Mamas, you matter. You are worth it. You sacrifice yourself so that your children can gain. So often what you do is thankless and invisible. You are in the hard years of never getting a quiet moment or a solitary trip to the bathroom and while you are never alone, these years can be so very lonely. We get you. We know where you are. We see you.
This is a place of rest. Of grace. Of restoration and hope. It’s a place to be safe and let others in and encourage each other.
So come and share your beautiful selves. Bring your funny stories, your hardships, your dark moments, your worries, your victories. Come and share yourselves with each other and leave as better mamas who are filled up and ready to pour out on your kids again. Come and be filled.
This is Noah. My first born. He’s a bundle of energy and emotion. From the beginning, he has done things his way, in his time. His heart is so very big, and so are his temper tantrums. His strong will drives us crazy now, but is going to be such a strength and blessing when he is an adult. This kid is going to do big things.
Noah says the same prayer every night before dinner. He made it up himself. “Dear God and Jesus, I’m aware that you give everybody food and everything and everything else. And that and that and that and noses. Amen amen amen amen amen amen.”
Noah’s favorite color has always been green. His favorite shape has always been the triangle. He has always wanted to be a chef. He has never wavered in these things.
This child is all in, all the time.
Ironically, his name means rest.
And while he hasn’t exactly given us rest in his short little lifetime, he has taught us how important it is to rest in God’s strength as we parent this child.
Noah has taught me how to be selfless. And he’s shown me just how selfish I tend to be when left to my own devices. He’s taught me the power of grace and the power of a good laugh. He’s taught me to cherish the good times and have faith in the hard times.
What a good teacher this little boy has been to me.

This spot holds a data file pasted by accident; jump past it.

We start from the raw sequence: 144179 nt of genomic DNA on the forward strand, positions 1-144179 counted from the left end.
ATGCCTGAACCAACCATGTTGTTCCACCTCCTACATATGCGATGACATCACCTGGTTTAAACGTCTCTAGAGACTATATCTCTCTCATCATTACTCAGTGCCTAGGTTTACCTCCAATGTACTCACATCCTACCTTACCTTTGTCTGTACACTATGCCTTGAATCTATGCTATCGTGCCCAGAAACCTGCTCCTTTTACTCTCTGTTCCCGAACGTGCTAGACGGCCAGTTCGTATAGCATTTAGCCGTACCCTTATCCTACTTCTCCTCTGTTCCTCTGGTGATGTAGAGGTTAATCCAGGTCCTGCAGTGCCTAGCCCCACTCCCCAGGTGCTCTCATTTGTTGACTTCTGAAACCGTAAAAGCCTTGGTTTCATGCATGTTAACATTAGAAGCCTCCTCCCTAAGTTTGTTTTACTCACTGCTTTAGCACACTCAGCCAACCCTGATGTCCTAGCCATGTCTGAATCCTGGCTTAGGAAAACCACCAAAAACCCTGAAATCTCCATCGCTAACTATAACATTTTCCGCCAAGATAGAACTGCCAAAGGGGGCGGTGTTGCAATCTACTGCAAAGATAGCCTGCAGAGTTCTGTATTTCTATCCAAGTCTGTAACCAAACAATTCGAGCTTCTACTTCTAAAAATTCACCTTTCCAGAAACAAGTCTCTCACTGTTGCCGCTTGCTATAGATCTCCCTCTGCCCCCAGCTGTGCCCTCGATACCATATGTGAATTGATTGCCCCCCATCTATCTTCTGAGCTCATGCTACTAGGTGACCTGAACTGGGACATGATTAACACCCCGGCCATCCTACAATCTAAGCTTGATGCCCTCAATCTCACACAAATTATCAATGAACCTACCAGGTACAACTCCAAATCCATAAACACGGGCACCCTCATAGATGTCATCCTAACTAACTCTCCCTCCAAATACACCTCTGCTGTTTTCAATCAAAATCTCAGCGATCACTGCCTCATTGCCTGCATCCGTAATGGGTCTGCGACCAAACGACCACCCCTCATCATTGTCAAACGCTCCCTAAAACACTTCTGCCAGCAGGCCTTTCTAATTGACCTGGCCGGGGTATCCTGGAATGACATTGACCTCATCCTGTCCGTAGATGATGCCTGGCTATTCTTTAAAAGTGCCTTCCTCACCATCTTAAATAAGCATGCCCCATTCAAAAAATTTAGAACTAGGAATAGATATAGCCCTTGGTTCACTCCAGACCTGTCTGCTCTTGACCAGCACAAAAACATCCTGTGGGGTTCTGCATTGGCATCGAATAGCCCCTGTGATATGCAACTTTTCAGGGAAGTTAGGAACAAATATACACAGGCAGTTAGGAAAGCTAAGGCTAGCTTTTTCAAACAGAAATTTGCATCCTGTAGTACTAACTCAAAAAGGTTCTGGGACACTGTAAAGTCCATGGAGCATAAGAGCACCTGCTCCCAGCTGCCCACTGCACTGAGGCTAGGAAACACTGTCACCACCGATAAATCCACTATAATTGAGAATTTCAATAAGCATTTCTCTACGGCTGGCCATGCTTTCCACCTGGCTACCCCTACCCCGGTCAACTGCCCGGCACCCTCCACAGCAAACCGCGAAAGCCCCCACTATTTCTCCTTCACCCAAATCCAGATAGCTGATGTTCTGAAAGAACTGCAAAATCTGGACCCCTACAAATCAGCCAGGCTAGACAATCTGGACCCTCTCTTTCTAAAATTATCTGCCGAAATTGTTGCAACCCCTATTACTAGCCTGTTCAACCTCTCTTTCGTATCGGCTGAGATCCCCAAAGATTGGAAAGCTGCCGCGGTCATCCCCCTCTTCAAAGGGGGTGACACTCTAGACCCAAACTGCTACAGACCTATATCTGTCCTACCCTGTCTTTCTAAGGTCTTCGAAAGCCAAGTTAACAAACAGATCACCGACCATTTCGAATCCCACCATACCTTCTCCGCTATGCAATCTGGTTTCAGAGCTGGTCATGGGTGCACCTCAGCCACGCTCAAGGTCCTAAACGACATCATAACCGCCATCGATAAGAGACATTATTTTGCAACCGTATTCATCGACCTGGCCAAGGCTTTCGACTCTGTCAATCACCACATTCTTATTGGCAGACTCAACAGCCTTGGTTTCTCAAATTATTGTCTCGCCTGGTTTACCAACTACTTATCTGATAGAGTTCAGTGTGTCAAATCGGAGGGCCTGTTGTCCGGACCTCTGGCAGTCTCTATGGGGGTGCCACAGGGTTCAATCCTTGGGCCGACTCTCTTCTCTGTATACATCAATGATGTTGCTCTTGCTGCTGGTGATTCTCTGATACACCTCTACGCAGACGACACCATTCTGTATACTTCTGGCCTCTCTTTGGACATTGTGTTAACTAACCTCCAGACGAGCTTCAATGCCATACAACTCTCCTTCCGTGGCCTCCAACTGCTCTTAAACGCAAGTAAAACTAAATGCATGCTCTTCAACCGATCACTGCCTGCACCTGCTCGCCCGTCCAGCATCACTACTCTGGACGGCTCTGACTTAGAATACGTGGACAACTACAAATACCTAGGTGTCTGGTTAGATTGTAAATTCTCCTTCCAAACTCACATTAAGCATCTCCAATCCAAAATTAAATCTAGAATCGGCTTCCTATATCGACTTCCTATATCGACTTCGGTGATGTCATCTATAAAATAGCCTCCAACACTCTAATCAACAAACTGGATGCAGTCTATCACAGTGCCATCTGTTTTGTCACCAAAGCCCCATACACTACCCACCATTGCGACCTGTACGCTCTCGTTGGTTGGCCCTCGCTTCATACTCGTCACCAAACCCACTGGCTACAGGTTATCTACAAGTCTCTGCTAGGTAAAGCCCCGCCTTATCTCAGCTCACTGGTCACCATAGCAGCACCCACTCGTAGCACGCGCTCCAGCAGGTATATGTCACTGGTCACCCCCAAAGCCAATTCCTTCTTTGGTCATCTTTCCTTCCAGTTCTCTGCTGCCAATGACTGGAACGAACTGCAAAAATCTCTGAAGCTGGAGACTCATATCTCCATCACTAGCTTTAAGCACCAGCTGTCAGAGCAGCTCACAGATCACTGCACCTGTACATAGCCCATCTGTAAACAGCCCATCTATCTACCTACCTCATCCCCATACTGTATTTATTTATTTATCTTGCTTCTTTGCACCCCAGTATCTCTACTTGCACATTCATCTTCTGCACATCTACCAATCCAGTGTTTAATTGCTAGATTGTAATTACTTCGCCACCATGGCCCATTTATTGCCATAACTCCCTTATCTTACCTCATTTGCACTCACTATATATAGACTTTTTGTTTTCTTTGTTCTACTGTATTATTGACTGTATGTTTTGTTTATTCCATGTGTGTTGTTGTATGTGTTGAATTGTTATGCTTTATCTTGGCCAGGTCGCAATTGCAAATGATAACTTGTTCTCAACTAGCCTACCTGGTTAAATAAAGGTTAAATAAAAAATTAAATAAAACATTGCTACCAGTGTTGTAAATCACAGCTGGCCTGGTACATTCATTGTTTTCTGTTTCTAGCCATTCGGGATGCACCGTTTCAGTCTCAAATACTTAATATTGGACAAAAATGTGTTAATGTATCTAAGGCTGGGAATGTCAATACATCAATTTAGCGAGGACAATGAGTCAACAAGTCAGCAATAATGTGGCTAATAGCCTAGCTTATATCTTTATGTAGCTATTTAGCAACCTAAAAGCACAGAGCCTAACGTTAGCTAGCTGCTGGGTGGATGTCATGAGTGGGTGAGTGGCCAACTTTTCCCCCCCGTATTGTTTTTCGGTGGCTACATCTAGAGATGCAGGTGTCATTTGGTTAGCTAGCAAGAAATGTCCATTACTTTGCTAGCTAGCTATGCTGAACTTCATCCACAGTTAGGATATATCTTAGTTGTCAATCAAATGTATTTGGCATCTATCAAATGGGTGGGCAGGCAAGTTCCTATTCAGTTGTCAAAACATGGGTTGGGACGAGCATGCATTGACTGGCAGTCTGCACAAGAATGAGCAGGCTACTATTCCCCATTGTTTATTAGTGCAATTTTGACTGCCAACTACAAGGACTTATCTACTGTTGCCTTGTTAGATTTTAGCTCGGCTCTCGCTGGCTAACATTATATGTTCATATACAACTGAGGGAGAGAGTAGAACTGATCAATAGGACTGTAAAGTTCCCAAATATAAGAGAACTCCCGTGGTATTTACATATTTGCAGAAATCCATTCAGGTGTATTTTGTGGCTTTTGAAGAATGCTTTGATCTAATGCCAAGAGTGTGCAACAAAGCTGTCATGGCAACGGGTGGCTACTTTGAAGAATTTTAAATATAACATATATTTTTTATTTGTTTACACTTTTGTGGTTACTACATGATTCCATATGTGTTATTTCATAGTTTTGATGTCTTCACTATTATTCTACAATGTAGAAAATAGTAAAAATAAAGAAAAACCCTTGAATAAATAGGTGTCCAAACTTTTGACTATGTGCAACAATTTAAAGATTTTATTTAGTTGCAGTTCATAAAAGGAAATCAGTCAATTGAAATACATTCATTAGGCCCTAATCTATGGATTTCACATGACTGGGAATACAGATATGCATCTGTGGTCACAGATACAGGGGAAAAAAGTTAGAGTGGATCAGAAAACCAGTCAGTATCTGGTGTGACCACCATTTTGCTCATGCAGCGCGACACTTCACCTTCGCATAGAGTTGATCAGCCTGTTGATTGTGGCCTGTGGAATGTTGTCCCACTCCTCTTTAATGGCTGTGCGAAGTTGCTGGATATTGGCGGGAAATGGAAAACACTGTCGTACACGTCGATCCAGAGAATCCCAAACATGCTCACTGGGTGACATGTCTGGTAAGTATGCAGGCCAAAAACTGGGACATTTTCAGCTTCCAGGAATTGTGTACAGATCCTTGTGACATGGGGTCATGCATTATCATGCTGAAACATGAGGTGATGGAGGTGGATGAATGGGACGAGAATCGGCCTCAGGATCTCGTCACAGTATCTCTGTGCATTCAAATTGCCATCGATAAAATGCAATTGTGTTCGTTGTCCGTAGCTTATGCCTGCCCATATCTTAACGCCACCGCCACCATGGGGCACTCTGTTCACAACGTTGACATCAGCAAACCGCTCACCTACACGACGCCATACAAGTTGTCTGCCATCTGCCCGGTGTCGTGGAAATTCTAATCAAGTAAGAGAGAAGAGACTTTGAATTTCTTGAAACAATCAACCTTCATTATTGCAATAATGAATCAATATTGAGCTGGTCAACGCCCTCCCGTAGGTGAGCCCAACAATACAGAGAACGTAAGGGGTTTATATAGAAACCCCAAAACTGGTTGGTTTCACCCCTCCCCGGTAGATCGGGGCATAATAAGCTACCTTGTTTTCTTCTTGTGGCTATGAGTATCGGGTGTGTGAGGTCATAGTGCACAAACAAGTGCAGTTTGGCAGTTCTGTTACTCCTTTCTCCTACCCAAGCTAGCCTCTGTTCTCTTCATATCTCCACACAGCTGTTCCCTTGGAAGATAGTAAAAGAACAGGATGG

While watching Olympic swimming – “Mommy, one day I’m going to swim in just my underwear, too. When I’m a grownup.”
While watching an Olympic cycling race when they showed the motorcycle at the front of the pack – “I think those bikes are trying to catch that motorcycle!”
Anthony and I were discussing foreign languages with Noah. We told him some basic words in both languages and then asked if there were any other words he would like us to translate. “Yes! Goat people! And pizza pony!”
I adore the way this child sees the world.
Tonight I completed the 30 Day Workout Challenge I’ve been doing. While I was disappointed to take a few days off when I got sick, I’m so proud of myself for starting it up again. It may have taken me 35 days to finish a 30 day challenge, but the point is that I finished.
It sounds cliche, but what a journey it has been.
In the past 35 days, I have gotten stronger. There are moves I had to heavily modify when I started that I can now do with no modifications. I’ve noticed my clothes fit better. I’ve felt healthier, both physically and mentally. I haven’t set foot on a scale. For the first time in a long time, I’m not nervous about what a scale would tell me. I’m still overweight and have a long way to go but I am more focused on being healthy and taking care of my body than on what the numbers would tell me.
In the past 35 days, my hubby has joined me on the journey and I’ve been so thankful for his support and accountability.
In the past 35 days, my kids have been much more encouraging and positive, because they’ve seen Anthony and I encouraging each other constantly. I can’t count how many times they have said, “You’re a super awesome rock star!” I’ve heard my son saying positive things to everyone in the family – “You’re the best mom/dad/sister ever! You are awesome! You’re doing a great job!”
Both of my kids have also been asking to exercise. They’ve been randomly breaking out into yoga moves to impress each other. Last night I started my workout after getting the kids in bed. When Noah heard it, he started crying because he didn’t want to miss out on exercising with me.
I am happy that in such a short time, my kids are learning that it’s important to take care of your body. What a challenging, sobering, and joyous thing to help me stay accountable and consistent.
In the past 35 days, I have reached a new level of commitment to myself. Even when I was discouraged, exhausted, or just simply in a bad mood, I didn’t allow myself to give up. I chose to believe in myself. I learned I can trust myself to be capable.
My only goal when starting this challenge was to begin a habit of consistency with taking care of my body through exercise. And I did it. I freaking did it.
Here’s to many more 35 day periods of growing, learning, and becoming stronger!
**Note – if you are interested in the Make Fat Cry Challenge, sign up here.